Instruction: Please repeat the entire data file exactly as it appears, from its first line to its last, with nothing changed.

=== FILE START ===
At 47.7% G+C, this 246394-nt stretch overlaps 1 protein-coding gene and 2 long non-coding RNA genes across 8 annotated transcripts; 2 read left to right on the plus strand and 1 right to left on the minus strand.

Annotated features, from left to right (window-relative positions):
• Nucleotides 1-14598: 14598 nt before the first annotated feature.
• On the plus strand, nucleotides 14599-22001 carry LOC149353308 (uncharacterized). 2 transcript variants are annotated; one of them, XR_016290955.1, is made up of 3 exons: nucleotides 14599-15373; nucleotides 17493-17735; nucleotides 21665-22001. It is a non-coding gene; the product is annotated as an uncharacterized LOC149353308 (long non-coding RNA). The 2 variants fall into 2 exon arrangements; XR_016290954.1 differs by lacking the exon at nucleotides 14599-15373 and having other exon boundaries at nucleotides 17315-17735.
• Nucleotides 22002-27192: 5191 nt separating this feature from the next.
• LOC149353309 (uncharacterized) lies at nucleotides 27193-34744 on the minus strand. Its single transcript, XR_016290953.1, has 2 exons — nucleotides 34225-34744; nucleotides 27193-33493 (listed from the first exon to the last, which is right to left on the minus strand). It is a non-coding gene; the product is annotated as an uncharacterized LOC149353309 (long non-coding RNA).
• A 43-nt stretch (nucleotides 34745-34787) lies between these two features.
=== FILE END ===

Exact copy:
At 47.7% G+C, this 246394-nt stretch overlaps 1 protein-coding gene and 2 long non-coding RNA genes across 8 annotated transcripts; 2 read left to right on the plus strand and 1 right to left on the minus strand.

Annotated features, from left to right (window-relative positions):
• Nucleotides 1-14598: 14598 nt before the first annotated feature.
• On the plus strand, nucleotides 14599-22001 carry LOC149353308 (uncharacterized). 2 transcript variants are annotated; one of them, XR_016290955.1, is made up of 3 exons: nucleotides 14599-15373; nucleotides 17493-17735; nucleotides 21665-22001. It is a non-coding gene; the product is annotated as an uncharacterized LOC149353308 (long non-coding RNA). The 2 variants fall into 2 exon arrangements; XR_016290954.1 differs by lacking the exon at nucleotides 14599-15373 and having other exon boundaries at nucleotides 17315-17735.
• Nucleotides 22002-27192: 5191 nt separating this feature from the next.
• LOC149353309 (uncharacterized) lies at nucleotides 27193-34744 on the minus strand. Its single transcript, XR_016290953.1, has 2 exons — nucleotides 34225-34744; nucleotides 27193-33493 (listed from the first exon to the last, which is right to left on the minus strand). It is a non-coding gene; the product is annotated as an uncharacterized LOC149353309 (long non-coding RNA).
• A 43-nt stretch (nucleotides 34745-34787) lies between these two features.